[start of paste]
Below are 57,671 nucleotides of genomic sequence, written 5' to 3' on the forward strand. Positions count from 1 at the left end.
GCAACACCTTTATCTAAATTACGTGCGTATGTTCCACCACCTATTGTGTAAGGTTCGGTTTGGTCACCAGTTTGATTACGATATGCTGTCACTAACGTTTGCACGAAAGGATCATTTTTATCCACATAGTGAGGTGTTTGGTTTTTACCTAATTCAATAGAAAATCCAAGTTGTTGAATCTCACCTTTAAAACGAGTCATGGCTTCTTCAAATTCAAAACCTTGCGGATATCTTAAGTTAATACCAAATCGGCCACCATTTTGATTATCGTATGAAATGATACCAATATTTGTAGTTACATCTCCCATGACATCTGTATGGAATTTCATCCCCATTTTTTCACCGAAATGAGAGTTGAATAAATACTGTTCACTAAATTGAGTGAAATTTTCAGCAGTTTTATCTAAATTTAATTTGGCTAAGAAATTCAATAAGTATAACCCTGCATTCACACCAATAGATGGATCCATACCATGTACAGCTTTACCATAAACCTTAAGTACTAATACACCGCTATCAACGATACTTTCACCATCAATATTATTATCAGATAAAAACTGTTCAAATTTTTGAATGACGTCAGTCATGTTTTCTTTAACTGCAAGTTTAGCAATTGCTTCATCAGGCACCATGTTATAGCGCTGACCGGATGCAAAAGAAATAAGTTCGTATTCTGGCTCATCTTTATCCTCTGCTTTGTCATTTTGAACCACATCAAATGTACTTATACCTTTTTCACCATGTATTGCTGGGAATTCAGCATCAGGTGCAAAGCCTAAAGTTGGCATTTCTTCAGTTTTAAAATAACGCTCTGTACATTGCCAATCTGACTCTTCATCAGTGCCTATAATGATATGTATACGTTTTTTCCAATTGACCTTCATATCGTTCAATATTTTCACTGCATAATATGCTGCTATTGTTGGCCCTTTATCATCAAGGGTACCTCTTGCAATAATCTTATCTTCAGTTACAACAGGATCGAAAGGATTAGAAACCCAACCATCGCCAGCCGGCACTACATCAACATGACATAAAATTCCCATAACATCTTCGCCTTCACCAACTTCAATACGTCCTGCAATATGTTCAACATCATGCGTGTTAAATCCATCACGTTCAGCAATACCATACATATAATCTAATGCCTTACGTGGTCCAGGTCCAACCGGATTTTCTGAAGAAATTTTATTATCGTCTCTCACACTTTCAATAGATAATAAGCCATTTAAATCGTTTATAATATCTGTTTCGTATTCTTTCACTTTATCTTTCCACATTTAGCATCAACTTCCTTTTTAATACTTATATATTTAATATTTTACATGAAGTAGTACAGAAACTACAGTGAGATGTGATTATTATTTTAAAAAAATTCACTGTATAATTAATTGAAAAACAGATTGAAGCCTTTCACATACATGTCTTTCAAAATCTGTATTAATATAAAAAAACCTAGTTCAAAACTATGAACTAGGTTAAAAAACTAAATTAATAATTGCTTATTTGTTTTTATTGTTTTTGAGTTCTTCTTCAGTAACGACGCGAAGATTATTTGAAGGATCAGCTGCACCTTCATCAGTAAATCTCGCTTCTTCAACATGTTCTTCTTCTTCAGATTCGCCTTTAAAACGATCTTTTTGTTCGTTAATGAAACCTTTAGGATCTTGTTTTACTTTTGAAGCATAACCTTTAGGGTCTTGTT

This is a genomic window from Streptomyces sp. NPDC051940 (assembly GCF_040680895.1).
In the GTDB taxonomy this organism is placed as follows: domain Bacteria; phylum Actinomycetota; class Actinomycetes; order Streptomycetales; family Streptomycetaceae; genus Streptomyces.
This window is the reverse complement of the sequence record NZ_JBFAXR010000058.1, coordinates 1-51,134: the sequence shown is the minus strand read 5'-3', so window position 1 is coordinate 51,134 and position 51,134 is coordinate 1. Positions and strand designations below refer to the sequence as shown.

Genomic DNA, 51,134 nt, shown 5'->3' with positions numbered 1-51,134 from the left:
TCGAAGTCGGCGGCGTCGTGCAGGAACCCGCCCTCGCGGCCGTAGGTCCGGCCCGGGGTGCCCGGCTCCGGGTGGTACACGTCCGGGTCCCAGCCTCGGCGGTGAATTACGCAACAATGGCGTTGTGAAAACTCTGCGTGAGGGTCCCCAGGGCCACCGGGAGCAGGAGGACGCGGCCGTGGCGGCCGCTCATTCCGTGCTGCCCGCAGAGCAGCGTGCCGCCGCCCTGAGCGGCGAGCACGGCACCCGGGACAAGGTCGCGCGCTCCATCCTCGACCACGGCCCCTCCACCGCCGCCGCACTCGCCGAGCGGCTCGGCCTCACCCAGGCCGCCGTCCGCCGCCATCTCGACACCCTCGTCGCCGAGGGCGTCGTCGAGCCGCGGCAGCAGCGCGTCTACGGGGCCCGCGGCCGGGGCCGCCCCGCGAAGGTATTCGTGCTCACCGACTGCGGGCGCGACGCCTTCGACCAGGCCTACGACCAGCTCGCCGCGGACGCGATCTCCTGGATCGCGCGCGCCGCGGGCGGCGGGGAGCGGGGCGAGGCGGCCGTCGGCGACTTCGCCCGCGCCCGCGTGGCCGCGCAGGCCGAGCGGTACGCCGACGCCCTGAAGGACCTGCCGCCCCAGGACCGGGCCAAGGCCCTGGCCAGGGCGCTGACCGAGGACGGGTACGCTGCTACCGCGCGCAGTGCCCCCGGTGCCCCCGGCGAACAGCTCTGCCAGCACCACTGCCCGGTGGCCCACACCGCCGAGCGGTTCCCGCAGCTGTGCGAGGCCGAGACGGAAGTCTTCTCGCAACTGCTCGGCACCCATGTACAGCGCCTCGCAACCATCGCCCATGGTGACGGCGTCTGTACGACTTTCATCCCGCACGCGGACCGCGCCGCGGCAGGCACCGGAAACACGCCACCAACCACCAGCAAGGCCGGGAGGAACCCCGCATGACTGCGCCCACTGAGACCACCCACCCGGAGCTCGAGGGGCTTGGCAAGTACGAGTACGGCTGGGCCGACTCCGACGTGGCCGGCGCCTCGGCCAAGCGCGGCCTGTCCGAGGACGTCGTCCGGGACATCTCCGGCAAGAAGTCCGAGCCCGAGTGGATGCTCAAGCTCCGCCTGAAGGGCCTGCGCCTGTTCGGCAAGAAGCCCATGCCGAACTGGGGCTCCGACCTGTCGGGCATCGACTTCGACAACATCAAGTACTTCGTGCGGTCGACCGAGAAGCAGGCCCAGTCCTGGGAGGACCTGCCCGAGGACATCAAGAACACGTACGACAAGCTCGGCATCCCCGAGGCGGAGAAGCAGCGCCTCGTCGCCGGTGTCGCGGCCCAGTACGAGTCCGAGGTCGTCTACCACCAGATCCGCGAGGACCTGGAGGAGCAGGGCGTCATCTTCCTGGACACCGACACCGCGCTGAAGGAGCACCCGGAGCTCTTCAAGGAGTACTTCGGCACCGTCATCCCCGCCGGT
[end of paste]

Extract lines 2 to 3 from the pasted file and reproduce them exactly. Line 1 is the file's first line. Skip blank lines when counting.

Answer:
GCAACACCTTTATCTAAATTACGTGCGTATGTTCCACCACCTATTGTGTAAGGTTCGGTTTGGTCACCAGTTTGATTACGATATGCTGTCACTAACGTTTGCACGAAAGGATCATTTTTATCCACATAGTGAGGTGTTTGGTTTTTACCTAATTCAATAGAAAATCCAAGTTGTTGAATCTCACCTTTAAAACGAGTCATGGCTTCTTCAAATTCAAAACCTTGCGGATATCTTAAGTTAATACCAAATCGGCCACCATTTTGATTATCGTATGAAATGATACCAATATTTGTAGTTACATCTCCCATGACATCTGTATGGAATTTCATCCCCATTTTTTCACCGAAATGAGAGTTGAATAAATACTGTTCACTAAATTGAGTGAAATTTTCAGCAGTTTTATCTAAATTTAATTTGGCTAAGAAATTCAATAAGTATAACCCTGCATTCACACCAATAGATGGATCCATACCATGTACAGCTTTACCATAAACCTTAAGTACTAATACACCGCTATCAACGATACTTTCACCATCAATATTATTATCAGATAAAAACTGTTCAAATTTTTGAATGACGTCAGTCATGTTTTCTTTAACTGCAAGTTTAGCAATTGCTTCATCAGGCACCATGTTATAGCGCTGACCGGATGCAAAAGAAATAAGTTCGTATTCTGGCTCATCTTTATCCTCTGCTTTGTCATTTTGAACCACATCAAATGTACTTATACCTTTTTCACCATGTATTGCTGGGAATTCAGCATCAGGTGCAAAGCCTAAAGTTGGCATTTCTTCAGTTTTAAAATAACGCTCTGTACATTGCCAATCTGACTCTTCATCAGTGCCTATAATGATATGTATACGTTTTTTCCAATTGACCTTCATATCGTTCAATATTTTCACTGCATAATATGCTGCTATTGTTGGCCCTTTATCATCAAGGGTACCTCTTGCAATAATCTTATCTTCAGTTACAACAGGATCGAAAGGATTAGAAACCCAACCATCGCCAGCCGGCACTACATCAACATGACATAAAATTCCCATAACATCTTCGCCTTCACCAACTTCAATACGTCCTGCAATATGTTCAACATCATGCGTGTTAAATCCATCACGTTCAGCAATACCATACATATAATCTAATGCCTTACGTGGTCCAGGTCCAACCGGATTTTCTGAAGAAATTTTATTATCGTCTCTCACACTTTCAATAGATAATAAGCCATTTAAATCGTTTATAATATCTGTTTCGTATTCTTTCACTTTATCTTTCCACATTTAGCATCAACTTCCTTTTTAATACTTATATATTTAATATTTTACATGAAGTAGTACAGAAACTACAGTGAGATGTGATTATTATTTTAAAAAAATTCACTGTATAATTAATTGAAAAACAGATTGAAGCCTTTCACATACATGTCTTTCAAAATCTGTATTAATATAAAAAAACCTAGTTCAAAACTATGAACTAGGTTAAAAAACTAAATTAATAATTGCTTATTTGTTTTTATTGTTTTTGAGTTCTTCTTCAGTAACGACGCGAAGATTATTTGAAGGATCAGCTGCACCTTCATCAGTAAATCTCGCTTCTTCAACATGTTCTTCTTCTTCAGATTCGCCTTTAAAACGATCTTTTTGTTCGTTAATGAAACCTTTAGGATCTTGTTTTACTTTTGAAGCATAACCTTTAGGGTCTTGTT

This is a genomic window from Streptomyces sp. NPDC051940 (assembly GCF_040680895.1).